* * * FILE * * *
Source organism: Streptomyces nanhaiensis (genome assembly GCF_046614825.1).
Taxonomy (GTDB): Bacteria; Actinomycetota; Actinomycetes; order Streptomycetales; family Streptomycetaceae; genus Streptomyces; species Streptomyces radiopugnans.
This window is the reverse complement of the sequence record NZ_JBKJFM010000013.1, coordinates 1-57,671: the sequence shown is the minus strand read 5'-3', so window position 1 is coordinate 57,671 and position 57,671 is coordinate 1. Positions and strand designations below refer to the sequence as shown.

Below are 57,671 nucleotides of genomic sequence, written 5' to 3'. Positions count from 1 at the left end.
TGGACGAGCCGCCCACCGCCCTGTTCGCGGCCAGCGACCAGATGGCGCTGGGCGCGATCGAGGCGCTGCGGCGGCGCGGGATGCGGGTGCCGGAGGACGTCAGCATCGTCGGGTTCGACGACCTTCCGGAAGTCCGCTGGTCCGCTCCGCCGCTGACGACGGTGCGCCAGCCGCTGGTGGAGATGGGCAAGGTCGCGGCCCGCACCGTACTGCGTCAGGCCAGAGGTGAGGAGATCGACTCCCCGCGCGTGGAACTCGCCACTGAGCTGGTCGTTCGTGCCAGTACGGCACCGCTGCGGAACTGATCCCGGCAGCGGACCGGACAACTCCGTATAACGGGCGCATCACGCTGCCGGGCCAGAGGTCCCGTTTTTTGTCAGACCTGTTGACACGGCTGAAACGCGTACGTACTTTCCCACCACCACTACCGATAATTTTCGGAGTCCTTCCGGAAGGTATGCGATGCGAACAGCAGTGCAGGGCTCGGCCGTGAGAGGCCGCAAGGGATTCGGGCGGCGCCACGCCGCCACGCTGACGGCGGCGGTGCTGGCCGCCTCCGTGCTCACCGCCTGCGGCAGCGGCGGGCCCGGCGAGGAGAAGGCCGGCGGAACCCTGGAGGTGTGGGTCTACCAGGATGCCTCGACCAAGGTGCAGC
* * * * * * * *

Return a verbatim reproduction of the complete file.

Source organism: Streptomyces nanhaiensis (genome assembly GCF_046614825.1).
Taxonomy (GTDB): Bacteria; Actinomycetota; Actinomycetes; order Streptomycetales; family Streptomycetaceae; genus Streptomyces; species Streptomyces radiopugnans.
This window is the reverse complement of the sequence record NZ_JBKJFM010000013.1, coordinates 1-57,671: the sequence shown is the minus strand read 5'-3', so window position 1 is coordinate 57,671 and position 57,671 is coordinate 1. Positions and strand designations below refer to the sequence as shown.

Below are 57,671 nucleotides of genomic sequence, written 5' to 3'. Positions count from 1 at the left end.
TGGACGAGCCGCCCACCGCCCTGTTCGCGGCCAGCGACCAGATGGCGCTGGGCGCGATCGAGGCGCTGCGGCGGCGCGGGATGCGGGTGCCGGAGGACGTCAGCATCGTCGGGTTCGACGACCTTCCGGAAGTCCGCTGGTCCGCTCCGCCGCTGACGACGGTGCGCCAGCCGCTGGTGGAGATGGGCAAGGTCGCGGCCCGCACCGTACTGCGTCAGGCCAGAGGTGAGGAGATCGACTCCCCGCGCGTGGAACTCGCCACTGAGCTGGTCGTTCGTGCCAGTACGGCACCGCTGCGGAACTGATCCCGGCAGCGGACCGGACAACTCCGTATAACGGGCGCATCACGCTGCCGGGCCAGAGGTCCCGTTTTTTGTCAGACCTGTTGACACGGCTGAAACGCGTACGTACTTTCCCACCACCACTACCGATAATTTTCGGAGTCCTTCCGGAAGGTATGCGATGCGAACAGCAGTGCAGGGCTCGGCCGTGAGAGGCCGCAAGGGATTCGGGCGGCGCCACGCCGCCACGCTGACGGCGGCGGTGCTGGCCGCCTCCGTGCTCACCGCCTGCGGCAGCGGCGGGCCCGGCGAGGAGAAGGCCGGCGGAACCCTGGAGGTGTGGGTCTACCAGGATGCCTCGACCAAGGTGCAGC